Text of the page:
I suppose it’s in the more intimate moments of the film that this movie really shines.
As far as cinematography goes, I can honestly say that I was quite impressed- while they did resort to shaking the camera about like mad for some fight scenes (presumably for the sake of retaining a PG-13 rating), the visuals in the film reflect what’s in the books very well. While I can’t quite give them points for accuracy in that area, I can give them points for extremely well delivered sights and sounds- the Capitol was beautiful, and from the costumes of the people living there, the absurd costumes that were the ordinary outfits of Panem citizens, I can honestly say that this is a very good looking film.
The CGI in the movie was also very, very well done. In the Capitol, the people controlling the (massive) arena managed to send forth fireballs, vicious creatures, and occasionally supplies into the arena. They were depicted as sitting around in a beautiful, Apple-store-esque room with control panels and floating, holographic controls that could be used to blow any person to bits at the swipe of a finger.
The film score was decent as well, and while it didn’t quite sweep me away, it still managed to set the mood for the movie. I do wish I heard more of the Capitol’s national anthem- it sounded valient, brave, strong- everything the Capitol tried so hard to depict itself as.
Unfortunately, I can’t be insanely positive about everything. There were some parts of the movie I didn’t quite enjoy. While I do understand that some parts of the movie simply had to be cut for the sake of cinema (the film would be bloated without such cuts), some things I feel should’ve been held onto. The way the people of the District were virtually baying for blood in such a happy-go-lucky manner I feel wasn’t adequately represented in the movie. While there was what felt like some “hinting” at the fact that these people are seriously sick to be entertained by such brutal displays of violence, it wasn’t enough in my opinion. In fact, while there was quite a bit of violence in the film, I feel like somewhere along the way, it managed to get separated from the feelings of sickness I should’ve felt. In short, the movie didn’t upset me enough. Over this, I’m upset. Ironic, eh?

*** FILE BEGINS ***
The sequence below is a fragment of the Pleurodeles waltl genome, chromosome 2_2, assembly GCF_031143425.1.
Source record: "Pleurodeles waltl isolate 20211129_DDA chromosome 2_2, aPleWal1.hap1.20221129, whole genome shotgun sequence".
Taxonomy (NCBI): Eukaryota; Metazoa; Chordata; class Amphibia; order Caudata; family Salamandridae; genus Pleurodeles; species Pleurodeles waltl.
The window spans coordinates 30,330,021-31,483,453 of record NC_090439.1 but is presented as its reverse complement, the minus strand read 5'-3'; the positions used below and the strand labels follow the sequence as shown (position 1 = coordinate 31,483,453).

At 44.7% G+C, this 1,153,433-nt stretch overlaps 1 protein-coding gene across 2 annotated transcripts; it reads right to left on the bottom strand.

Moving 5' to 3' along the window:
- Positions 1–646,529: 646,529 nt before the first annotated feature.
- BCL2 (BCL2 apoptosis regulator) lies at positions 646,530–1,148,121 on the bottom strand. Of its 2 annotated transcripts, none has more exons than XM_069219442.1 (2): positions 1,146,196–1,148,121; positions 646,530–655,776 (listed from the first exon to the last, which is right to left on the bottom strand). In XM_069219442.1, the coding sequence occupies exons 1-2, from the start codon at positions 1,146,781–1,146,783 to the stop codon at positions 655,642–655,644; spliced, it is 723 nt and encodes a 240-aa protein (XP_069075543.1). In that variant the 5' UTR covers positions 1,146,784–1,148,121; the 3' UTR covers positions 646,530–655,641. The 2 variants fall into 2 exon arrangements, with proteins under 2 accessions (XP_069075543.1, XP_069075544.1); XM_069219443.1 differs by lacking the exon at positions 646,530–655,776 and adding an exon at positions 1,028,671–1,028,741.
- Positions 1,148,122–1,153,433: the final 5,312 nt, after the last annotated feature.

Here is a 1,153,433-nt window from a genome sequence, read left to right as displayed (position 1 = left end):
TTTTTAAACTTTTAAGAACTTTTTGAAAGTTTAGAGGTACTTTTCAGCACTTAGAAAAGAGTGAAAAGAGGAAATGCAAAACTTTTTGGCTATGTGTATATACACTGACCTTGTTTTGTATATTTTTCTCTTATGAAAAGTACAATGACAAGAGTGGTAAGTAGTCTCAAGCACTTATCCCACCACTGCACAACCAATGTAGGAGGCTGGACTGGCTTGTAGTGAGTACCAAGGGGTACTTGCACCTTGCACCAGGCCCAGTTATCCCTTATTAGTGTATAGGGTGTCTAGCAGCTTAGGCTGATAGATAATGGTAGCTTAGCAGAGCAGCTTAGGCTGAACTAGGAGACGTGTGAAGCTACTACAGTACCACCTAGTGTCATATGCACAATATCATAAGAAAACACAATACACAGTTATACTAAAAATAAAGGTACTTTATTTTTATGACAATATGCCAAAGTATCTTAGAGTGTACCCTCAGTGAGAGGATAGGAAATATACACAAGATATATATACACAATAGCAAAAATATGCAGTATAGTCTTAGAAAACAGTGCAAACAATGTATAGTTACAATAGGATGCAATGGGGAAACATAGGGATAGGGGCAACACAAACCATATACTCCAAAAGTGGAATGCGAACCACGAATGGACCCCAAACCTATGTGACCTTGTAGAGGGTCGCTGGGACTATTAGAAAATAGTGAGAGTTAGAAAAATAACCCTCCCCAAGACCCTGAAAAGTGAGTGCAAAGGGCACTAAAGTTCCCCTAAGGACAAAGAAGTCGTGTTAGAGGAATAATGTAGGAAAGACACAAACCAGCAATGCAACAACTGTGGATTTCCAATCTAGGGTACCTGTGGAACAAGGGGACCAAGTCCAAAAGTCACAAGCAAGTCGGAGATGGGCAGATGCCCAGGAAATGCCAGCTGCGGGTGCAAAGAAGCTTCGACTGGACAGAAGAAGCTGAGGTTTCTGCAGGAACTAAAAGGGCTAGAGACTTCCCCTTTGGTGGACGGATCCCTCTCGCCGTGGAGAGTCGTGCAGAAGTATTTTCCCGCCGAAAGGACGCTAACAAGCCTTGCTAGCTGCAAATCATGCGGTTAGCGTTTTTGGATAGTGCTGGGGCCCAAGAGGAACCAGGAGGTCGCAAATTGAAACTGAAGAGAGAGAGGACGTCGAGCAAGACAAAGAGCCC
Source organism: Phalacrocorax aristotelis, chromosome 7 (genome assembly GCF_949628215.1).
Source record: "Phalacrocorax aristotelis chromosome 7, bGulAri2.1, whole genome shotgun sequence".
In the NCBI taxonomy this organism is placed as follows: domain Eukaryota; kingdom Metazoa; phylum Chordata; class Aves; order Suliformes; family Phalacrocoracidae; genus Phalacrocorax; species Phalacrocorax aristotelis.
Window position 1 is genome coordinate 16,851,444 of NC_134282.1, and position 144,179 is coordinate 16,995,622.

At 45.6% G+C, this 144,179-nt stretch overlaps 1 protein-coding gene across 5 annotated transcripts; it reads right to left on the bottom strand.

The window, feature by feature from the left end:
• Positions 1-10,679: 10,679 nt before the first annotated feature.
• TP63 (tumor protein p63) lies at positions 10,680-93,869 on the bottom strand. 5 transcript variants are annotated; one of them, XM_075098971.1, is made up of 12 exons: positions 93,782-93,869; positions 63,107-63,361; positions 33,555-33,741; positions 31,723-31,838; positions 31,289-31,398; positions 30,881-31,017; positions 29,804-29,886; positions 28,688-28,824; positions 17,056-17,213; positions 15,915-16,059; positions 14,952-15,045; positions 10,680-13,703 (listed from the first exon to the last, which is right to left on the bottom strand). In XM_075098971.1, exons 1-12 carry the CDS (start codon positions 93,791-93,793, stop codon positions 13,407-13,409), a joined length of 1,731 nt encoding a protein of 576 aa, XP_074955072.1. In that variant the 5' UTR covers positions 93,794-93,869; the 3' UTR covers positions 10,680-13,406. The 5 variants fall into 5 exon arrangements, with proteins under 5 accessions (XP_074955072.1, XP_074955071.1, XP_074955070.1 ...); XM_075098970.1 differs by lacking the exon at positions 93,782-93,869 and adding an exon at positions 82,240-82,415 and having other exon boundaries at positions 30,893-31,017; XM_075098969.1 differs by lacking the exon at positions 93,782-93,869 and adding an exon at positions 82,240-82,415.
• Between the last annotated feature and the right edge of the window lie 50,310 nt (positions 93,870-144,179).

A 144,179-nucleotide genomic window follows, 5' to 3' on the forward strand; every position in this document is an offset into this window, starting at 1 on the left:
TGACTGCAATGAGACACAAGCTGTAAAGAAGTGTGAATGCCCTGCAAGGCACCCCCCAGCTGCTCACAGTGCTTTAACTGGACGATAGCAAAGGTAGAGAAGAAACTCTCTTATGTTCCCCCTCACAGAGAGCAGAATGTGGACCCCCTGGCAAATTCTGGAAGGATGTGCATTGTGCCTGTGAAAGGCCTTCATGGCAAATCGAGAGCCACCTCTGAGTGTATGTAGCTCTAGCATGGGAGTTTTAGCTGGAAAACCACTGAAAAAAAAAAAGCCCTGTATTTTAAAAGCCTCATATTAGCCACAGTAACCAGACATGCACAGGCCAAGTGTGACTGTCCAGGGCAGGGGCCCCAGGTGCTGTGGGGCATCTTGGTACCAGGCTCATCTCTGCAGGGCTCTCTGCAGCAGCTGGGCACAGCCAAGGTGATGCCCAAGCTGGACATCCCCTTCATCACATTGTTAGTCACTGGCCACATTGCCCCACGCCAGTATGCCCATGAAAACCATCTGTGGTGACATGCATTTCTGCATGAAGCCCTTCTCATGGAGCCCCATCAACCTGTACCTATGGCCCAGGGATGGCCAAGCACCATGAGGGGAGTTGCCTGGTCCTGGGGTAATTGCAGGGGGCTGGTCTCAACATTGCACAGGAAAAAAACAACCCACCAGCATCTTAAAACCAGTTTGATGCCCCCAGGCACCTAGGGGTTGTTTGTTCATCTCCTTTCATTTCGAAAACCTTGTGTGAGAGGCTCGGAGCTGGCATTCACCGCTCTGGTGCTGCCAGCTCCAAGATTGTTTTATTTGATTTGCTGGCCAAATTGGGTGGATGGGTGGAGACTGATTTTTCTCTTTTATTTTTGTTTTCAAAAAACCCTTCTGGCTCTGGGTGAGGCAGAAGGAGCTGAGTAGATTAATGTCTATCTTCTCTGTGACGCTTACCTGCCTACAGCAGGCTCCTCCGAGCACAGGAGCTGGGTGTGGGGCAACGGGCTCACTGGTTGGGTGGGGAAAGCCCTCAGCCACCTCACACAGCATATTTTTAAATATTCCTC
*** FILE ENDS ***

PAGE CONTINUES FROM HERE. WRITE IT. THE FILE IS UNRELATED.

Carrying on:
The other problem with the movie was that it felt as if it was all just for a sequel. The ending of the movie fell flat, and I’m really quite disappointed over that. I’ll be honest- it was all of two minutes, out of an entire film. The trouble is, the ending will make you frown, and wonder “what happens next“? To be fair, the first book did the same thing. The trouble? The first book prepared you for the sequel. This, however, just might leave you feeling cold, bitter, and slightly betrayed. It’s as if the film just cut- thwack– without any real reason.
It’s also worth remembering that this is a mere couple minutes out of what was, for the most part, an enthralling movie. While it may be easy to complain about how little I cared about Peeta, the reason for his existence comes into play later in the series- it’s intended. You should feel more of a bond with Liam Hemsworth (Gale), even though he receives so little screen time.
Overall, I really appreciated (and enjoyed) this movie. Aside from a lackluster ending, it’s really worth watching simply for the sake of funding the sequels. And yes, of course it’s a very enjoyable film. I look forward to seeing the rest in the series, and hope that maybe next time, they’ll improve the ending- they’re free to leave us hanging off a cliff, but they should have the decency to provide a suitable root or other object for clinging to. I suppose this movie could be compared to a wedding cake that’s looks perfect, tastes perfect, and but lacks any aftertaste at all. After you’ve swallowed it, you feel as if something wasn’t quite there… The film is pretty memorable, yes, and has a character, good looks, great sound and a fascinating story, but… It could’ve afforded somewhat bigger scope. Regardless, it’s still good enough to watch, enjoy, and wait for the subsequent sequel.